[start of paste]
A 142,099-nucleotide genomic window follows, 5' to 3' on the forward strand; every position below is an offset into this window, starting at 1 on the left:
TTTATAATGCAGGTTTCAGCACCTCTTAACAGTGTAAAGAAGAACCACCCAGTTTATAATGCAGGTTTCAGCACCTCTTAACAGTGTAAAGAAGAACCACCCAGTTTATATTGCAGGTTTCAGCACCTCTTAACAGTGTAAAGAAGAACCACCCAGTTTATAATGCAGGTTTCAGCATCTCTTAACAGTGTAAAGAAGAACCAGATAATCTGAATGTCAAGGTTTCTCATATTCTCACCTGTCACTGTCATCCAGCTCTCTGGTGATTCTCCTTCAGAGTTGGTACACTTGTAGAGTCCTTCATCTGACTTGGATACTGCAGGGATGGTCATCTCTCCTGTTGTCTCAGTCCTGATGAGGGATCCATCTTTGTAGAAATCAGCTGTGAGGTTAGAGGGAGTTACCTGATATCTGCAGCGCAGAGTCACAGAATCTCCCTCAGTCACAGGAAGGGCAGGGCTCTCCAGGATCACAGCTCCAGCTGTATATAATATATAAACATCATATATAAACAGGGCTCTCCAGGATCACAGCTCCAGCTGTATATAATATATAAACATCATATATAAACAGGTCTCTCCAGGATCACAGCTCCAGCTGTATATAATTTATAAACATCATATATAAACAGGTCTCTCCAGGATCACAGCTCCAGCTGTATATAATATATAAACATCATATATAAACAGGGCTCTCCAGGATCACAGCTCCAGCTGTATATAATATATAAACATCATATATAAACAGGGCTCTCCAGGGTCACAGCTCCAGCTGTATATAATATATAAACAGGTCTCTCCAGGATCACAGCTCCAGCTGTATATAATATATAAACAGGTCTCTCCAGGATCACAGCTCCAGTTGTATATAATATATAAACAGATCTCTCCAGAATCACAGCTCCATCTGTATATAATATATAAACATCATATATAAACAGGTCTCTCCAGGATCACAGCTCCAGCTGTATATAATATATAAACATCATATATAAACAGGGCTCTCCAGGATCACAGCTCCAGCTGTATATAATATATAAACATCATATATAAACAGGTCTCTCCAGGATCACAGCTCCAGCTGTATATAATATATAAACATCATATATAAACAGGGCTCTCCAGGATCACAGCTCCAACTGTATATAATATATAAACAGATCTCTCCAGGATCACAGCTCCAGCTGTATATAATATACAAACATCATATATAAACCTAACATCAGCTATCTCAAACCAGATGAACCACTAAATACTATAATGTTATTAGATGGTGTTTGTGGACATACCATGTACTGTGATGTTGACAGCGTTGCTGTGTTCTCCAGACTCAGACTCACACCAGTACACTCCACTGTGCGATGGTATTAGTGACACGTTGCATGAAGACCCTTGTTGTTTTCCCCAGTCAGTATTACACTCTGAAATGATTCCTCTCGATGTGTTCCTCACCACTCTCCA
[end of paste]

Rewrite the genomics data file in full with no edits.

A 142,099-nucleotide genomic window follows, 5' to 3' on the forward strand; every position below is an offset into this window, starting at 1 on the left:
TTTATAATGCAGGTTTCAGCACCTCTTAACAGTGTAAAGAAGAACCACCCAGTTTATAATGCAGGTTTCAGCACCTCTTAACAGTGTAAAGAAGAACCACCCAGTTTATATTGCAGGTTTCAGCACCTCTTAACAGTGTAAAGAAGAACCACCCAGTTTATAATGCAGGTTTCAGCATCTCTTAACAGTGTAAAGAAGAACCAGATAATCTGAATGTCAAGGTTTCTCATATTCTCACCTGTCACTGTCATCCAGCTCTCTGGTGATTCTCCTTCAGAGTTGGTACACTTGTAGAGTCCTTCATCTGACTTGGATACTGCAGGGATGGTCATCTCTCCTGTTGTCTCAGTCCTGATGAGGGATCCATCTTTGTAGAAATCAGCTGTGAGGTTAGAGGGAGTTACCTGATATCTGCAGCGCAGAGTCACAGAATCTCCCTCAGTCACAGGAAGGGCAGGGCTCTCCAGGATCACAGCTCCAGCTGTATATAATATATAAACATCATATATAAACAGGGCTCTCCAGGATCACAGCTCCAGCTGTATATAATATATAAACATCATATATAAACAGGTCTCTCCAGGATCACAGCTCCAGCTGTATATAATTTATAAACATCATATATAAACAGGTCTCTCCAGGATCACAGCTCCAGCTGTATATAATATATAAACATCATATATAAACAGGGCTCTCCAGGATCACAGCTCCAGCTGTATATAATATATAAACATCATATATAAACAGGGCTCTCCAGGGTCACAGCTCCAGCTGTATATAATATATAAACAGGTCTCTCCAGGATCACAGCTCCAGCTGTATATAATATATAAACAGGTCTCTCCAGGATCACAGCTCCAGTTGTATATAATATATAAACAGATCTCTCCAGAATCACAGCTCCATCTGTATATAATATATAAACATCATATATAAACAGGTCTCTCCAGGATCACAGCTCCAGCTGTATATAATATATAAACATCATATATAAACAGGGCTCTCCAGGATCACAGCTCCAGCTGTATATAATATATAAACATCATATATAAACAGGTCTCTCCAGGATCACAGCTCCAGCTGTATATAATATATAAACATCATATATAAACAGGGCTCTCCAGGATCACAGCTCCAACTGTATATAATATATAAACAGATCTCTCCAGGATCACAGCTCCAGCTGTATATAATATACAAACATCATATATAAACCTAACATCAGCTATCTCAAACCAGATGAACCACTAAATACTATAATGTTATTAGATGGTGTTTGTGGACATACCATGTACTGTGATGTTGACAGCGTTGCTGTGTTCTCCAGACTCAGACTCACACCAGTACACTCCACTGTGCGATGGTATTAGTGACACGTTGCATGAAGACCCTTGTTGTTTTCCCCAGTCAGTATTACACTCTGAAATGATTCCTCTCGATGTGTTCCTCACCACTCTCCA